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Comment & Analysis

The role of engineering in combating climate change

Charanya Venkatesan-Crome and Elliot McDermott, Young Members' Board

asking, how can engineering impact and battle climate change
asking, how can engineering impact and battle climate change

In this guest blog from the IMechE’s Young Members Board (YMB), Charanya Venkatesan-Crome and Elliot McDermott put forward the various ways in which the engineering profession can help to build a more sustainable world.

Engineering has defined the last 200 years, with industrial revolutions followed by the Information Revolution and now we are moving towards the Cyber Revolution. To understand the role of engineering in climate change, all engineers should be asking how can engineering impact and battle climate change? Engineering will be key to delivering a sustainable future.

For young engineers, this is an issue particularly close to the heart. The rate of change indicates bleak implications/consequences during our lifetime, and we do not want to be forced to live in a world with no fresh water, breaking down of the natural wonders of the world and species becoming extinct one after another. Instead, we want to be able to continue to enjoy the fruits of nature and live in a world of abundance not just for now, but for all our lifetime and for all future generations. Though these can be viewed as dire times, this is nonetheless a fantastic time to be an engineer and provides numerous opportunities to drive the change we want to see.

There is a lot of focus on the renewable energy sector to provide clean energy, which is a growing industry but still provides only a small fraction of global energy demand compared to fossil fuels. The growth of the renewable energy industry will help shape the path to a greener earth, but it is not sufficient to simply wait and do nothing till that happens.

Every facet of the engineering sector needs to embrace at least a net zero carbon impact on the world in terms of construction, chemicals, etc., such that there are no negative side-effects to every process. This means not just considering things at point of use but understanding the entire life cycle and what is used to maintain that cycle. The importance to understand that short term solutions with potential future side effects are not good enough must be emphasized.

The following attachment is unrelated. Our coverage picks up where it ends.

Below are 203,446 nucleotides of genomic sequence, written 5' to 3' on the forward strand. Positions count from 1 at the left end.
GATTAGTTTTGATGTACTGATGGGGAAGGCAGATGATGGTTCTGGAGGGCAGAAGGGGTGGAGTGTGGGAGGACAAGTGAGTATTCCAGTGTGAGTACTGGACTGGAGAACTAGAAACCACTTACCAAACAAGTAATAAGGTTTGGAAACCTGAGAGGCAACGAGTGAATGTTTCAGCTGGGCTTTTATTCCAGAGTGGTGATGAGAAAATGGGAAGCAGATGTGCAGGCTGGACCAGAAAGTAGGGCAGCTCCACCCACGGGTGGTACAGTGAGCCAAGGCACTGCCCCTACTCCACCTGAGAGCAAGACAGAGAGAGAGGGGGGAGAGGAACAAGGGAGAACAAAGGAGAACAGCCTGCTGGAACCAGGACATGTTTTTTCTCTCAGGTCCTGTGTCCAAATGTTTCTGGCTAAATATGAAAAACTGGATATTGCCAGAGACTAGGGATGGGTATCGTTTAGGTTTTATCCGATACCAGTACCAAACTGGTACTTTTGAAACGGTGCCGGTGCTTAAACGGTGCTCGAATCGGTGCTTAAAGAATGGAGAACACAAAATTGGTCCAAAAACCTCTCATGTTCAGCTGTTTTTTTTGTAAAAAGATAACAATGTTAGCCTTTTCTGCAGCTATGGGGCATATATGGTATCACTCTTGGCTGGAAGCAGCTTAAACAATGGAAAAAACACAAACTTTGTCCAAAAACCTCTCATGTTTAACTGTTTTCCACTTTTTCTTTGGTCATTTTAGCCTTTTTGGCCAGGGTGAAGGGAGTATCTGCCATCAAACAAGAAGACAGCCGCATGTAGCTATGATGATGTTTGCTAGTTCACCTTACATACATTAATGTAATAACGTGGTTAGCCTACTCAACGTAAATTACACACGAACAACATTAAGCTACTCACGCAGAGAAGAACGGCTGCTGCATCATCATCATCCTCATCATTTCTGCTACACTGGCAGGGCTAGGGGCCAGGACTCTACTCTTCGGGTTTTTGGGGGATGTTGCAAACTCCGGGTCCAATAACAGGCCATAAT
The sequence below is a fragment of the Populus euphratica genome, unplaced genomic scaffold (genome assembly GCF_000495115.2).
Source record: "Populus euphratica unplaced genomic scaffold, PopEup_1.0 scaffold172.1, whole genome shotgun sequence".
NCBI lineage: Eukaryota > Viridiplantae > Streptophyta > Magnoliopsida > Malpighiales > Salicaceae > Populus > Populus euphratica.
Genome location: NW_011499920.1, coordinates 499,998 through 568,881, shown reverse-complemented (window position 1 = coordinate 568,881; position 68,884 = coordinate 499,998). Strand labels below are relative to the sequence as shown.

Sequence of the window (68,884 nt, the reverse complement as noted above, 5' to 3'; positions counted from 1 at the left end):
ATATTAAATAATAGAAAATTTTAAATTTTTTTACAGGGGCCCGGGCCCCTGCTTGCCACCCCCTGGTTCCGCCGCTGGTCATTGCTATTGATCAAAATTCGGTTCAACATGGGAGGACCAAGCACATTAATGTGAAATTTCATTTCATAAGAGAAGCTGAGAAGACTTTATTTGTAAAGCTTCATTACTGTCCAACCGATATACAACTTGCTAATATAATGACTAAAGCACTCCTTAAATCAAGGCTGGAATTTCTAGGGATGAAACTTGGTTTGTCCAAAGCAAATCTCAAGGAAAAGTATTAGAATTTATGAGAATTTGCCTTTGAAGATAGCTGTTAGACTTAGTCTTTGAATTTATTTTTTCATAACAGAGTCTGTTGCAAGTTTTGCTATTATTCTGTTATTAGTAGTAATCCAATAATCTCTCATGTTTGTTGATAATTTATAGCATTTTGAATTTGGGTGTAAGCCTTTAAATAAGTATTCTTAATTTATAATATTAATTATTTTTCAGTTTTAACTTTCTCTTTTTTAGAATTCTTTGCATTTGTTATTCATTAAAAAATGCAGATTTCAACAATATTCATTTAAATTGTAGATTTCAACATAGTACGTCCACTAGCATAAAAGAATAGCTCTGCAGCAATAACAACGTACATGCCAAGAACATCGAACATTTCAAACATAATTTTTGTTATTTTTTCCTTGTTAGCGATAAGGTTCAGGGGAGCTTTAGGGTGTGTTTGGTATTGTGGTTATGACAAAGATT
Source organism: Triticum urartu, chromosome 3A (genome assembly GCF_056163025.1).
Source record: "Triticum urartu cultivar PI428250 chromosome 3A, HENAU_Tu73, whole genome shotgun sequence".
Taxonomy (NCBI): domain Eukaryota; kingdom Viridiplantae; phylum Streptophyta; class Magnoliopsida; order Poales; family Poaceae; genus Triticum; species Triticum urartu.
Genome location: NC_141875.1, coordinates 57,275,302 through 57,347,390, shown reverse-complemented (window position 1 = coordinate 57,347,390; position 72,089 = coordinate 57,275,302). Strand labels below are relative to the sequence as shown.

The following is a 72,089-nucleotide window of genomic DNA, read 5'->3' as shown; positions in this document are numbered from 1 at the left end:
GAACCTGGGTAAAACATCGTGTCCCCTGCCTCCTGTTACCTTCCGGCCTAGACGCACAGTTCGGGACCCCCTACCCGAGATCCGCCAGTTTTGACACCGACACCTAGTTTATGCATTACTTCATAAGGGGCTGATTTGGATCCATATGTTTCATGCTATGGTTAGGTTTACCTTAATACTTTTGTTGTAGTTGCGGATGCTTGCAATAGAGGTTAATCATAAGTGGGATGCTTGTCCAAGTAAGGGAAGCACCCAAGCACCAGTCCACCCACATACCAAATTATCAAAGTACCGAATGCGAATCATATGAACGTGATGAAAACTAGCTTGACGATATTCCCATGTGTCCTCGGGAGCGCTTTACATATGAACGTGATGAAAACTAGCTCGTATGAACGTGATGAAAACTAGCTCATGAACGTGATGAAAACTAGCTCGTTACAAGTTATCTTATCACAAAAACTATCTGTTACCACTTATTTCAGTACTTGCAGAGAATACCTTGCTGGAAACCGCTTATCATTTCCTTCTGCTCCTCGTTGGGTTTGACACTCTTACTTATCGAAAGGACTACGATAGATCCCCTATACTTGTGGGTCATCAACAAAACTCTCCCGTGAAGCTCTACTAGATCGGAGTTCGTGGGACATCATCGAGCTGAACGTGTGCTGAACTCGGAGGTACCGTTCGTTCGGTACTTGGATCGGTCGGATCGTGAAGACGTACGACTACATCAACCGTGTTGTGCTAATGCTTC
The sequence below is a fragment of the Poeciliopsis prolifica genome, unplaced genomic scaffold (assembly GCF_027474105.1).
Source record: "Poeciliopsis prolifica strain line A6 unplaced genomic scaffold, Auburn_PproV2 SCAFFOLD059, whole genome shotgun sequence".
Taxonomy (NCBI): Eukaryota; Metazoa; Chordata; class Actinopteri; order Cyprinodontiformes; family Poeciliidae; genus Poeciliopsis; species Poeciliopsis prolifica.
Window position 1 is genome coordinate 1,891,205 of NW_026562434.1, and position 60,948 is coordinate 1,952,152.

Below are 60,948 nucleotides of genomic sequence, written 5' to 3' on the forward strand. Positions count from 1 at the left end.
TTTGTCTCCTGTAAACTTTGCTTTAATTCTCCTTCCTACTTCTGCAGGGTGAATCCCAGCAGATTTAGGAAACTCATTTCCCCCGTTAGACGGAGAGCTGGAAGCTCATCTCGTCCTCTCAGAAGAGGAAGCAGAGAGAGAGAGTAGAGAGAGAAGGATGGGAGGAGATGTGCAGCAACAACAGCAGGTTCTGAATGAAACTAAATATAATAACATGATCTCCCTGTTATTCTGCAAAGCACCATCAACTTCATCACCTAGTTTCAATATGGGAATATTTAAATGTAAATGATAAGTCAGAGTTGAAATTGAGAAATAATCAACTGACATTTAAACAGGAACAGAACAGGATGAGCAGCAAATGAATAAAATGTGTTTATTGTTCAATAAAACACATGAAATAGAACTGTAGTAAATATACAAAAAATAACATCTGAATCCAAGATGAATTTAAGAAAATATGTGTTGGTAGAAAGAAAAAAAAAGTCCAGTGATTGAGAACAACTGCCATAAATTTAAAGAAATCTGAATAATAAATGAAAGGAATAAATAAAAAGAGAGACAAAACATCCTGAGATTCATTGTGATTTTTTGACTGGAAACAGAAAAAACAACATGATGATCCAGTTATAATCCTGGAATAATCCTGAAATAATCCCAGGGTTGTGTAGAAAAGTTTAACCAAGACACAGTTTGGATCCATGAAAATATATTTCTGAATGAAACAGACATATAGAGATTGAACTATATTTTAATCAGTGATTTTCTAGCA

The SUN-to-LIQUID project at ETH Zurich created solar kerosene from just water, CO­2 and the sun’s rays, showing what can be possible if we push the scientific boundaries (link). Engineering key renewable fuels like this could be part of the answer we need, to start living, only from what we can produce, not what we mine.

We also need to think big. Should we only be looking to reduce the impact on climate change or can engineering be the solution to completely reverse it? Negative emissions technology (NET) will play a big part towards achieving climate targets by leading to a negative balance of carbon in the atmosphere.

There are numerous options of NETs which are reviewed in depth by J.C.M. Pires in Science of the Total Environment (July 2019). Typically, they are separated into direct or indirect air capture. Direct capture methods can use physiochemical processes such as absorption or adsorption whilst indirect capture uses the natural biological processes to capture atmospheric CO­2. One of the highly effective indirect air capture is through algae culture which can photosynthesise with efficiency of ten times higher than plants. The use of these methods lends itself well towards bioenergy with carbon capture and storage such that biomass energy could help convert the energy sector from the carbon source it currently is into a net carbon sink in the future.

The legislation passed in government last year committing to net zero UK carbon emissions by 2050 is a giant forward milestone to push pioneering technology to achieve the target. Coordinated effort with industry will be imperative in order to make this happen as soon as possible. Projects and funding need to be handled in such a way that there is incentive for engineering companies to collaborate and tackle the big problems. Investments need to be targeted to achieve the most impact in order to hit the 2050 target.

It is also important to increase interest and uptake of STEM subjects in school and university to encourage more young engineers to work on low carbon technologies to find innovative solutions to battle climate change. Renewable energy does not currently pay the same high wages as other fossil fuel industries, yet the engineers working on renewable energy are potentially doing one of the most important jobs in the world. We need to ensure that these engineers are rewarded and that the renewable sector is marketed positively, so that the best and brightest engineers work together to combat climate change.

Engineers have always pushed boundaries, to find the limits of what is possible and make it happen. Now more than ever it is important that engineering is given the license to do what is needed to ensure we have a better tomorrow.


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